Annelies Monseré – Mares LP
Horn of Plenty casts its gaze into the thriving contemporary Belgian underground with Annelies Monseré’s Mares, a remarkable body of experimental compositions that taps the deep well of raw, emotive expression rumbling below numerous traditions of European folk music.
As a member of Ghent’s experimental music scene, over the past two decades Annelies Monseré has slowly refined a singular approach to musicality, moving from the sparse, instrumental piano works from that defined her early career, toward increasingly complex arrangements of instrumentation that offer a central place to her own voice, issued by noteworthy imprints such as Morc Tapes, Stroom, and three:four. Like her work within the widely celebrated ensemble, Luster, as well as Distels, her duo with Steve Marreyt, Monseré’s solo efforts establish a strikingly beautiful and remarkably unique territory that elegantly balances between rigorous experimentalism, minimalism, drone, and folk.
Recorded between 2016 and 2022, Mares is arguably best approached through the song that marked its inception and conclusion, a rendition of Cyril Tawney’s Sally Free & Easy. Written in 1958 and popularised by Pentangle during the early 1970s, it has been approached by so many artists – Davy Graham, Trees, Tony Caro & John, Marianne Faithfull, Flying Saucer Attack, etc. – that it’s become a “standard” within the folk scenes of the last half century or so. Initially drawn to the melodic qualities of the tune, Monseré became fascinated with the lyrical content, which she points out are “ethically problematic: a sailor ‘slutshaming’ a woman because she left him.. blaming her for his (planned) suicide”. Refined from paired down beginnings over a six year period, a droning, feminist dirge slowly emerged from her hands, incorporating male backing vocals and harmonium as brooding counterpoint to her voice, that entirely recasts the song into a new and radically prescient form.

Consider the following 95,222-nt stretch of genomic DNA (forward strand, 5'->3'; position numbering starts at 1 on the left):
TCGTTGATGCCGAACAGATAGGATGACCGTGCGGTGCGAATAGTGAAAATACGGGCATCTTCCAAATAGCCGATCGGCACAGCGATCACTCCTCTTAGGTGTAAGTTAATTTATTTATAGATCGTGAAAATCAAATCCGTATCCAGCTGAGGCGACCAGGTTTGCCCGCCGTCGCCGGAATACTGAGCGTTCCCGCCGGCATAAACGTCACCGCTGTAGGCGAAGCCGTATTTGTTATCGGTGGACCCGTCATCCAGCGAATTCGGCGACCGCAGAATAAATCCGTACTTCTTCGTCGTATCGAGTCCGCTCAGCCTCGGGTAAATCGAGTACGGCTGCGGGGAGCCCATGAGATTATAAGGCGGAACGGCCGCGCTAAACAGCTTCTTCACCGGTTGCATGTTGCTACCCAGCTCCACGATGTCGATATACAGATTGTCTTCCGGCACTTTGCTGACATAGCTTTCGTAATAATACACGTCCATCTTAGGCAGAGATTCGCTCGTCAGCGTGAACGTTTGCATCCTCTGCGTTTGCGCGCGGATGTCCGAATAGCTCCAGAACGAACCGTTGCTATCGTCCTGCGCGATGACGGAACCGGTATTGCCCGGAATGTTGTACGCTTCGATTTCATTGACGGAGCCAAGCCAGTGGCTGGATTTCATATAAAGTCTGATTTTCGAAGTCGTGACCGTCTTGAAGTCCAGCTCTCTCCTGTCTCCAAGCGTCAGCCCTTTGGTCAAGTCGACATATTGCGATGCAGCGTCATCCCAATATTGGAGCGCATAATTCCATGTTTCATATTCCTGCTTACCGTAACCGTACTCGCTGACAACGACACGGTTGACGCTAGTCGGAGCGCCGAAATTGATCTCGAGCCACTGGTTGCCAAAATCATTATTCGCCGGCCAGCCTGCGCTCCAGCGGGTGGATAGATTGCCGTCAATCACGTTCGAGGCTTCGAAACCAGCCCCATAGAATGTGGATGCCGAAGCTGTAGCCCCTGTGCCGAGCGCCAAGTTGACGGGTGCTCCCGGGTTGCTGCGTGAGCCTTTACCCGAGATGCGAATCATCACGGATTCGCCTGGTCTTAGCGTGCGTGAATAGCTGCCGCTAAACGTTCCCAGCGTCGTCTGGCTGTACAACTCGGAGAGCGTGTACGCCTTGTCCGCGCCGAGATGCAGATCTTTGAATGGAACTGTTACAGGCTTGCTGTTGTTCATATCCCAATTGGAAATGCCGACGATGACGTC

It is this sense of contrast – the elemental humanity and tension that runs below countless traditions of folk, reconceptualized within the forward thinking temperaments of contemporary experimental music – that defines Mares as such a distinct piece of work. A departure from her previous solo efforts, being the first to leave behind her main instruments, the guitar and piano, the album was conceived by Monseré as something akin to timbral painting; “adding similar layers upon each other with (slightly) different hues”. Taking the image of the sea and the ethical tensions within Sally Free & Easy as a conceptual departure point – weaving these themes like a thread through the record – amongst complex sets of harmonic relationships and varied durational structures that unfold within the remaining seven compositions, she intertwined her own childhood memories of the sea with interrogations of how “these memories are often arbitrarily fixed and tainted by the present, and more metaphorical (even biblical) connotations of the sea, hinting at toxic human relationships and intoxication in its multiple senses.”
Appearing with the immediacy and emotiveness of folk music, imbued with sense of adventure of experimentalism and bred with the restraint and elegance of minimalism, Mares’ is a deep body of sonority that draws upon the fundamental human need to express and commune through sound, projecting this ancient need into forward-thinking forms without sacrificing its roots. Profoundly beautiful, elegant, and poetic, these eight tracks offer immersion into the singular creative voice of one of the most unique artists currently working in the Belgian scene.